Jack Kornfield ~
Wise intention and skillful service need to be nourished by periods of quiet and prayer. Every great tradition includes some from of the Sabbath. In the West we inherited the blessing of the Christian and Jewish Sabbath. Muslims have Friday as their holy day, and likewise Hindus and Buddhists renew their vows of simplicity on full moon, new moon, and quarter moon days. When I was young, Massachusetts had Sabbath “Blue Laws” requiring all forms of business to stop on Sundays. But now, one generation later, we have twenty-four-hour supermarkets and twenty-four-hour banking, seven days a week; our consumer society has claimed the right to operate without constraint. This is a recipe for burnout.
A spirit of service to one another and to ourselves grows out of different soil- out of moments of remembering, moments of prayer and blessing. If we pay attention to the cycle of our breath and the beating of our heart, there is a tiny and necessary pause between each. To beat for our whole life, the heart must restore itself in the stillness before each new beat. Spiritual maturity also requires such periods of Sabbath, where we step out of commercial time into that which is timeless.
We need to become the sanctuary we seek. This can begin with a Sabbath day or a daily period of meditation and prayer. Sometimes it may require creating regular periods of silence where we work. It can mean reassessing our lifestyle, moving toward voluntary simplicity, spending time in nature, attending periodic retreats. It may mean turning off CNN and turning on Mozart. In time of difficulty or conflict, it may mean taking a breath, settling the heart, listening silently to our deepest intention. In these moments we remember our heart’s task on earth. A Christian contemplative teacher recalls:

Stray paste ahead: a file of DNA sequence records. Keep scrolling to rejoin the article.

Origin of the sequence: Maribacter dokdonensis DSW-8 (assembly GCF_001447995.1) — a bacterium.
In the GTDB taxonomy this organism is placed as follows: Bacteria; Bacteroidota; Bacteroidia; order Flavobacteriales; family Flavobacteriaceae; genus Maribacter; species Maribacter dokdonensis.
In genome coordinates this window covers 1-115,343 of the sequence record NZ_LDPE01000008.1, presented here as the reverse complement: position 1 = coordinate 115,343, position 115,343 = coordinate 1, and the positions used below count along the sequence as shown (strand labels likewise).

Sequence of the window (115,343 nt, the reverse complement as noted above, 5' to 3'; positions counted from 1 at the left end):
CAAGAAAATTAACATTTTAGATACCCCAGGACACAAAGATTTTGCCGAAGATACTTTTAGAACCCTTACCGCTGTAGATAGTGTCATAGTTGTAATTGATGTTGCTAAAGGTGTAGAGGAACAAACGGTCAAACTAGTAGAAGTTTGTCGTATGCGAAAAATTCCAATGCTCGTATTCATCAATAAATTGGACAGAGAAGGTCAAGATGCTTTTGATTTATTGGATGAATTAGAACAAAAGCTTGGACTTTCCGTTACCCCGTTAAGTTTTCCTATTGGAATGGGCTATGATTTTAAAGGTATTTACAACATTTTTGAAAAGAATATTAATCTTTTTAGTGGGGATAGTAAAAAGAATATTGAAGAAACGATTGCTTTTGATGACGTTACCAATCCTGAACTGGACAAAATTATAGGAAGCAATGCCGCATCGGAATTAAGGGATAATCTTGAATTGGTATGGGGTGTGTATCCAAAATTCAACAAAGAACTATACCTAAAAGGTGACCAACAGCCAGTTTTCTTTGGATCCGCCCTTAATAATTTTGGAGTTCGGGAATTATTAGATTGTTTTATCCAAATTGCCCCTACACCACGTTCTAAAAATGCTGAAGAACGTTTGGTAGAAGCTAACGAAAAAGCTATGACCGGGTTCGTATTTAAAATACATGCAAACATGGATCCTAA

I had lived many years in a small protected community. Then it came to me that it was time to go back to society to serve. I began an integration, going back and forth. I worked at an AIDS hospice and crisis center. Once a month I would return to my community, my heart longing for silence. I would stand in line when the gift of food was presented, and feel how each thing there, even the most ordinary, was held in a holy way. This is actually how it is all the time; this is the mystery of grace. I knew it wasn’t just the prayer or meditation that was important. It was the silence, stopping and taking a breath, opening the heart, seeing that the whole planet, and everything on it, is holy. I want to bring the beauty with me to everyone I touch. So I return to silence regularly. I know if I can stop and remember this, life will fulfill its promise to me.
From moments of stillness, the most skillful way to love and serve becomes clear. By stopping to listen we connect with one another, and true community is born.
This excerpt is taken from the book, “After the Ecstasy, the Laundry: How the Heart Grows Wise on the Spiritual Path”